The Stuff We're Made Of: The Gene

the gene

Genetics fascinates me. Just looking at family photos makes me wonder why does so-and-so look more like this ancestor than that one? Why did I end up with this nose? But genetics is more than skin deep. It shapes how we behave, and what challenges we will face in life.

The Gene: An Intimate History by Siddartha Mukherjee is the biography of the gene. The story begins when the gene was just a twinkle in Darwin's eye. By the beginning of the 20th Century, scientists knew what the gene was but hadn't laid eyes on it yet. Once the gene was discovered it seems that our knowledge of the material that makes us us increased rapidly to the point we are at now, poised to eliminate genetic illness.

Of course, it isn't as easy as zapping our genes with a laser and taking care of the problem. There are many steps to get there and technologies still to be discovered. Once people realized genes were a thing, they tried to manipulate them, with often disastrous results. The atrocities carried out by the Nazis began as a way to control humans' genes through eugenics. Gene study was tainted by these horrors and scientists had to rebuild the gene's reputation. Following this was a series of dramas: infighting, competitiveness, hubris, and tragedy. But also amazing discoveries!

Dr Mukherjee highlights the most important stories in the gene's life. He tells the tales of the men and women who devoted their lives to puzzling out what makes up the gene. Throughout the book he tells his own personal story with genetic illness, the thread of schizophrenia in his father's family. The Gene also features the stories of other devastating illnesses: hemophilia, Huntington's, sickle cell anemia, breast cancer, and cystic fibrosis. It also looks at the role genes might have in shaping personality, identity, and sexuality.* Finally, Mukherjee speculates on the future of the gene and how it might influence our evolution.

The Gene is more readable than your high school biology textbook. Mukherjee uses real world examples to explain complex ideas. Even so, I had to slow down and reread parts. There are ideas I'm still confused about- the gene variation of humans as they moved across the globe for one. I just couldn't visualize it and understand it completely. I admit when the science was dense I sort of zoned out. It was hard for me to focus. Most of this was early in the book. Once The Gene hit the mid-20th Century mark I found it more interesting and easier to follow.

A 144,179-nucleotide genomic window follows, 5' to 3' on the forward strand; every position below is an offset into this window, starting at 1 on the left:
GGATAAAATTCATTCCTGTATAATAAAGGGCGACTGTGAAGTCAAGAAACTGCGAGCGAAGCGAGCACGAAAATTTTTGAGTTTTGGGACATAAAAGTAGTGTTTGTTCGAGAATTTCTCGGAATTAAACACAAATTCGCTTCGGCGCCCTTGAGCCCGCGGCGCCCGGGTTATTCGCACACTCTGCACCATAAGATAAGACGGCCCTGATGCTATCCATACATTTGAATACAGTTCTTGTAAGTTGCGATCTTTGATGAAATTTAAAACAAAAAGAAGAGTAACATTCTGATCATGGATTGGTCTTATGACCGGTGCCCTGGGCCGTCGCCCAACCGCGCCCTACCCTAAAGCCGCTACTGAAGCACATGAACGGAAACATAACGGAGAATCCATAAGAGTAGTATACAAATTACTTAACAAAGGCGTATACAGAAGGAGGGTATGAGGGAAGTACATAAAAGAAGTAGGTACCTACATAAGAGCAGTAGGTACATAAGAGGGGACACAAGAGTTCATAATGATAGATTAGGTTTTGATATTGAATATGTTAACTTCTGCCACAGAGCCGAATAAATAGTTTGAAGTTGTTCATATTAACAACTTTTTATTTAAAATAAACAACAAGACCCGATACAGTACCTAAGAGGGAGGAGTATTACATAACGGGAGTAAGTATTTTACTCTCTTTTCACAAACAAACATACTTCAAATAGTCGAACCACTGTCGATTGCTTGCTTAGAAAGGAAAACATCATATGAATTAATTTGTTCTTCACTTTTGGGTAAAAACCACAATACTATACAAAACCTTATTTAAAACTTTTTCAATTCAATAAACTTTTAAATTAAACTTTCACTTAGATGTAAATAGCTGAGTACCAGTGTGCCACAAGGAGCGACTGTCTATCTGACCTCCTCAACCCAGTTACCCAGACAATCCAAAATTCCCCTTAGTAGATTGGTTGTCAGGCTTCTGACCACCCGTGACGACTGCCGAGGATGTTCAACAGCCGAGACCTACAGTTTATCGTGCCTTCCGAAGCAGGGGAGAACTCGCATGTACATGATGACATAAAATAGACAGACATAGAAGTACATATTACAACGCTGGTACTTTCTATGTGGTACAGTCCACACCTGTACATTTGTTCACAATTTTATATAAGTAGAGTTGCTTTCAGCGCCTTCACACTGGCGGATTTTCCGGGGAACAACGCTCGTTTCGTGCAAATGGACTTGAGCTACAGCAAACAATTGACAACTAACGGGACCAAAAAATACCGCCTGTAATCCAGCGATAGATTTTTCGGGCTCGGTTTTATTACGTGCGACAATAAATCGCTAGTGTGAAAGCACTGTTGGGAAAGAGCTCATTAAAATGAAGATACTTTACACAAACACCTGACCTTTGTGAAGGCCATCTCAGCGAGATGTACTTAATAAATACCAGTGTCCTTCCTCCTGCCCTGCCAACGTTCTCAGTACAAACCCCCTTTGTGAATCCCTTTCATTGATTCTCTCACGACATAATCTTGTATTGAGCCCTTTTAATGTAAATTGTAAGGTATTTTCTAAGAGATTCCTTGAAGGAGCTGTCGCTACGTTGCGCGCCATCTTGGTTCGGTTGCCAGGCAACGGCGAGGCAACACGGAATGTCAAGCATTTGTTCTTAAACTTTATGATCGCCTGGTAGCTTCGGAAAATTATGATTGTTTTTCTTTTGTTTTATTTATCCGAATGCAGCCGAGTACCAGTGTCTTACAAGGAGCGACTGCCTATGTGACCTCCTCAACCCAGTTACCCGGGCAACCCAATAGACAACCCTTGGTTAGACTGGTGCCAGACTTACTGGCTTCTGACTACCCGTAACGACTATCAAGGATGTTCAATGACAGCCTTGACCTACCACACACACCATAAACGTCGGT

The Gene is a big book (600 pages, 80% of it reading material). I had it out from the library and if I didn't feel the rush to finish it I might have let it languish in the Currently Reading category on Goodreads for some time. I DID finish it and with a few days to spare!

The Gene is a very interesting history of a branch of science that affects us all. I recommend it to anyone with an interest in genetics.

*The studies on sexuality discussed in the book were all on gay men. I wondered, where are the lesbians?! It seems like only looking at half of this demographic won't give science the whole picture, right?

The Gene: An Intimate History

7 comments:

  1. It is a big book. I've read about the Gene and racial atrocities, Eugenics, in the past, just a little bit. Still, I have an interest in where does my "nose" come from and why does my voice sound like an aunt or cousin. I have lots of questions about blood, diseases and...Six hundred pages? Worried. Are you sure it's easy to read?

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    1. I wouldn't say easy, not the real science parts anyway. I had to stay alert when reading it!

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  2. Readable? A plus. This one has been on my radar since it came out.

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    1. I thought it was! Your results may vary. I think if you have an interest in genetics you'd find it readable.

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  3. I'd love to read this. I've seen it pop up on a few blogs, but no one has called it 'readable' (that I've seen, anyway), so you've definitely prodded me in the direction of the library to check it out :-)

    At the moment I'm reading 'Seven Skeletons', which is about the history of the fossilised skeletons that have been used to basically trace the evolution of the human race - very readable and very interesting.

    A book you might like, and that might help you make more sense of the gene variation stuff, is 'The Invisible History of the Human Race' by Christine Kenneally. It's all about DNA and touches on things like eugenics, as well the movement of people out of Africa and into the rest of the world. I'm not a very scientifically minded person, but I found it super easy to read (although, like you with 'The Gene', there were some parts I had to reread). I gently encouraged Shaina to read it and she quite liked it too (if you're looking for trustworthy opinions!). Plus it's a lot shorter than 'The Gene', so there's not as much information to absorb!

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    1. I'll have to check out those books. Years ago I read and reviewed Seven Daughters of Eve which is about mitochondrial DNA and human migration. That one was interesting too. You might want to check it out.

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  4. I have this one. I am a sucker for books about what makes us tick. I may no longer want to be a doctor (a childhood dream I dropped in college) but the science of the human body still fascinates me.

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